How To: Build Your Pitch (or Logline)

This week I’m passing along some info I got on a handout, from my professor at SNHU, in my Context of Writing class. The course covers the world of publishing and I found it extremely helpful, even though I’m focused on screenwriting.

Writers, the one’s who are trying to be seen and read, will struggle with how to form their pitch. Because it’s not easy. In fact, I’m pretty sure the term “tortured writer” was referring to a person trying to form their pitch.

So, for all the tortured writers out there, struggling with what a pitch should be, here you go. I hope it helps.

Excerpt from Anatomy of a Pitch by David Corey:

WHAT IS A PITCH?

A pitch–often referred to as an elevator pitch–is one of the most important skills you can develop as a writer. It is the ability to sensibly and quickly explain a narrative or idea in a way that is easily digestible to a listening audience. The term “elevator pitch” comes from the idea that you’re in an elevator with an editor, agent, or film producer, and you only have the time it takes for them to get to their designated floor in order to sell them your story. And while it is highly unlikely that you’ll ever find yourself in an elevator under such circumstances, the value of the high-stakes, time-sensitive exercise is a vital one. The concept here is discovering the ability to describe your work in the time it takes to get from one floor to another. In most cases–whether you’re writing a query or speaking to an agent on the phone (or having a conversation at a party)–that is all the time you have. A friend once described a query letter (to be covered in detail in Module Three) as the first date in the publishing process. If a query letter is a first date, then the pitch is what gets you the first date. Think of your craft as a writer split into TWO roles. The first role, and the one that everyone understands, is the role of writing your creative work. The second role, which is less understood but fundamentally important to a writer’s success, is the role of writing about your creative work. And this is the essence of the elevator pitch, which then informs your query letter, your book proposal, your book copy, and on and on. The key is to start SMALL, and by small I mean one sentence. Can you describe a book in a single tight sentence? It takes a LOT of practice, but once mastered it can be the difference between a rejection and a request to read your manuscript. The key to mastering this process is twofold. First, you must understand story structure. Every story, whether a gently nuanced character piece or a nail-biting thriller, has a symbiotic relationship at its core between conflict and response, or action and reaction. It is these actions and reactions that move a story forward in small ways and large ways. Characters are motivated to think and do things based on the world around them. These responses can be internal or they can be external. And it is through these conflicts and responses that we grow to care about characters, whether they are in fiction or in a screenplay, or in descriptions of the self through memoir, or in reaction to the world in poetry. The largest model of story structure is often referred to as narrative arc. Narrative arc is the general movement of the story (and its characters) throughout its entirety. And THIS is what must be captured in an elevator pitch. Narrative arc is NOT a book’s theme. It is NOT about intangible ideas like love, acceptance, or meaning. It is about story. It is about what characters do, why they do it, what happens to them, what they want, and the ultimate result of those things combined. Sometimes it helps by applying the situation/reaction model to what you’re trying to tell.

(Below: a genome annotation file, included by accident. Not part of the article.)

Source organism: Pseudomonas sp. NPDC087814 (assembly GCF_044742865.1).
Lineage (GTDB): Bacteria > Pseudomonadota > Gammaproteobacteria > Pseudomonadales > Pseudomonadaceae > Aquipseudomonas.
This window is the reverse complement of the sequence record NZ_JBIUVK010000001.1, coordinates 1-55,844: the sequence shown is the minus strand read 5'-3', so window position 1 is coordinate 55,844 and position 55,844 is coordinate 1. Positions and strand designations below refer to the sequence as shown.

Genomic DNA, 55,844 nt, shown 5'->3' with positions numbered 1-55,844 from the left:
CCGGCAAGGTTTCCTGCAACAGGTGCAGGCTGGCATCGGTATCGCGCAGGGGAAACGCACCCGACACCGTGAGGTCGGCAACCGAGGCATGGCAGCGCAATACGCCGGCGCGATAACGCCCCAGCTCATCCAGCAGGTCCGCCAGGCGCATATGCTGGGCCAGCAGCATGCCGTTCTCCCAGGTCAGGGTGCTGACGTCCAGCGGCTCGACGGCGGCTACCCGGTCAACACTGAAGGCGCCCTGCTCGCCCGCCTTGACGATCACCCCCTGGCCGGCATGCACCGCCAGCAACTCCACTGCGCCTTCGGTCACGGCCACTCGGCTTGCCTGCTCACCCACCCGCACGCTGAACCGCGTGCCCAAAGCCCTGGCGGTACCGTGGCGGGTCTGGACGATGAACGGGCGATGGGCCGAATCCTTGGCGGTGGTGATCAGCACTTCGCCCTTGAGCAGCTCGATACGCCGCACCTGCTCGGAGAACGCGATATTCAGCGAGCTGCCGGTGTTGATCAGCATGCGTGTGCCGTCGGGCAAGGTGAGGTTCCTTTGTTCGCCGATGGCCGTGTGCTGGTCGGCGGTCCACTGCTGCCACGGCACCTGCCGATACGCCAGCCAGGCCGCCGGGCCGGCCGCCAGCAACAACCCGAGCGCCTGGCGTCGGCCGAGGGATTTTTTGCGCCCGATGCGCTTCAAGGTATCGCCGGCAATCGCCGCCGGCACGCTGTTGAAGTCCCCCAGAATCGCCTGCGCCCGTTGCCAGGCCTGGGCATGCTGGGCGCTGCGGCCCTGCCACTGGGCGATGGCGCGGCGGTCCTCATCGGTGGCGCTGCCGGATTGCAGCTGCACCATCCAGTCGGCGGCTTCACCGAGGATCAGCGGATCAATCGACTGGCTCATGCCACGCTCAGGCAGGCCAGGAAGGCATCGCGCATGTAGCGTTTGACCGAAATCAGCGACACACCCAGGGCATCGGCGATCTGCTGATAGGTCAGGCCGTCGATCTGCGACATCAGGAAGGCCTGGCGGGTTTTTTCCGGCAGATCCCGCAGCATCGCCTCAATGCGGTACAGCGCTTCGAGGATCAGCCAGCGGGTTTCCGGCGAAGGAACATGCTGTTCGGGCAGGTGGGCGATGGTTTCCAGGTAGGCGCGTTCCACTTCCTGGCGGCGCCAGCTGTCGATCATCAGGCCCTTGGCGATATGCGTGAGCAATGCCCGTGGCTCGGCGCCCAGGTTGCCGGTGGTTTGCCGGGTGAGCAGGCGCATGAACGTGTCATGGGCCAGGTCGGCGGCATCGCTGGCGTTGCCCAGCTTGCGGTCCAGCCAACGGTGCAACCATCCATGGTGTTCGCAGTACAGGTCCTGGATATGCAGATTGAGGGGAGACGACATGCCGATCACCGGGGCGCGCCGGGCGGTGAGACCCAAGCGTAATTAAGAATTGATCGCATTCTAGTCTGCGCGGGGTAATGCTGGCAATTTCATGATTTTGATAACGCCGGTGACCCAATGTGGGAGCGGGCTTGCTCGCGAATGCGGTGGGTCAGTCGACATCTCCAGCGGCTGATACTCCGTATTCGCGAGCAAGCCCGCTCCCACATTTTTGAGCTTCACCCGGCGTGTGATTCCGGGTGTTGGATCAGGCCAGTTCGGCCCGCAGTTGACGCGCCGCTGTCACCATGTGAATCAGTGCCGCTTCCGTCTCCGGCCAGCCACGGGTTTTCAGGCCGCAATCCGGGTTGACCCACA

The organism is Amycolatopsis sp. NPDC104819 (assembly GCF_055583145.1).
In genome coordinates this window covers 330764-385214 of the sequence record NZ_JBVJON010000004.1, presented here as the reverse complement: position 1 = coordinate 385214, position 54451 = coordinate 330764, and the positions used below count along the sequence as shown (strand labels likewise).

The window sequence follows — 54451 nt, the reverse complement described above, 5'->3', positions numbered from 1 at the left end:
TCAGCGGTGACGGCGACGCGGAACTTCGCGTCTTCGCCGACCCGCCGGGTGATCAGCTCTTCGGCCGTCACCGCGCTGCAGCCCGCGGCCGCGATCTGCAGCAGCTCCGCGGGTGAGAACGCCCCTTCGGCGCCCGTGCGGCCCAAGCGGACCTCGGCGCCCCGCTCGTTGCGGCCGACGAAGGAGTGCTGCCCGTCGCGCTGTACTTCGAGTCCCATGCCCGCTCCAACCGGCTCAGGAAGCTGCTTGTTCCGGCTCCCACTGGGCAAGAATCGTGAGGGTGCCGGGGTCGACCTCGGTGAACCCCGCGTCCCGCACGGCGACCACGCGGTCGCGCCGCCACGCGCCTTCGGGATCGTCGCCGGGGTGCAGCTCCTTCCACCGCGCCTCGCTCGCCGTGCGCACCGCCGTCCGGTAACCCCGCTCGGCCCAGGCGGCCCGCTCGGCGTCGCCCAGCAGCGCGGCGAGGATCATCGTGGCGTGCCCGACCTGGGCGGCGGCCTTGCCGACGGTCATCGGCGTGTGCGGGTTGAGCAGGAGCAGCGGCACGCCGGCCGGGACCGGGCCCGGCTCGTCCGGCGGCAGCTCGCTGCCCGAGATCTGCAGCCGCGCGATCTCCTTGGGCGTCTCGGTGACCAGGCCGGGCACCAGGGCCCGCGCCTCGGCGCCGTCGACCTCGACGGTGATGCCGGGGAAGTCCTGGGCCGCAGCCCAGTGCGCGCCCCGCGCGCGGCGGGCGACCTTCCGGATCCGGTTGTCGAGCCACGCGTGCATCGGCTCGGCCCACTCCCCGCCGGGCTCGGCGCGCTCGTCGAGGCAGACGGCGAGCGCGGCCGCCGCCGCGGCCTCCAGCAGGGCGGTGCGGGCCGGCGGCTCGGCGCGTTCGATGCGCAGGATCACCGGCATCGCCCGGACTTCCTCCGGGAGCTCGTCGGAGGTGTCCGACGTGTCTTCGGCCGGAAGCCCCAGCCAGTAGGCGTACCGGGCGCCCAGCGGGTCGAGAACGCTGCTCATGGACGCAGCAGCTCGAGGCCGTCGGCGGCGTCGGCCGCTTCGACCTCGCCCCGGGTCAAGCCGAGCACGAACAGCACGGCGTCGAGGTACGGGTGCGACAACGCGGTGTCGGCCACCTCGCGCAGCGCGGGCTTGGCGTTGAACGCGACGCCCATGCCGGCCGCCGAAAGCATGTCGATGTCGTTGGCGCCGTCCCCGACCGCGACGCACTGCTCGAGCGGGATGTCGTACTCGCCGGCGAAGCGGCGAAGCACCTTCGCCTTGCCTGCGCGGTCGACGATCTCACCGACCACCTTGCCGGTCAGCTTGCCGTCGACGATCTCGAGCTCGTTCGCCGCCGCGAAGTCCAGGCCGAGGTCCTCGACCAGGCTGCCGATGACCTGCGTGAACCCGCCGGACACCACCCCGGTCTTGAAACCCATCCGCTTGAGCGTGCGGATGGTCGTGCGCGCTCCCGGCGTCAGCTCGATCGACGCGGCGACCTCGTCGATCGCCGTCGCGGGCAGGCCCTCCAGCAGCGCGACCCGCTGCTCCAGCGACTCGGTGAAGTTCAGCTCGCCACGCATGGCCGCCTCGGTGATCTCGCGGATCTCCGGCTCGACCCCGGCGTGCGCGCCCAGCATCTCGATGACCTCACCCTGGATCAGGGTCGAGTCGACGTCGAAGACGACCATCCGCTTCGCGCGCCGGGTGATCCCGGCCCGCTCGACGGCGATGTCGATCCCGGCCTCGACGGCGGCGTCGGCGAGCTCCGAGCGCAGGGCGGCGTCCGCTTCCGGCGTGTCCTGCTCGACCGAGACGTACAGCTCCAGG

I found that information very helpful when I first read it. Another thing that helped me immensely when forming my own logline (because I’m working on screenplays), was this very basic skeleton structure of a logline that I found on youngscreenwriters.com, compliments of successful screenwriter and NYU professor, John Warren. He said that your logline needs your “protagonist, antagonist, conflict, objective, and obstacles.”  He offers this to help:

PROTAGONIST, a person with a flaw, wants OBJECTIVE more than anything in the world. But when SOMETHING HAPPENS, they must deal with ANTAGONIST.

Basically, you inject your character/story information into those slots and then you should have the very basic logline with all the information you need. You can rearrange the information and tweak it with some vivid verbs

Name Protagonist, name flaw, what they want most. Then something happens, then they must face the the antagonist to get it.

I'd love to know your thoughts on this . . .

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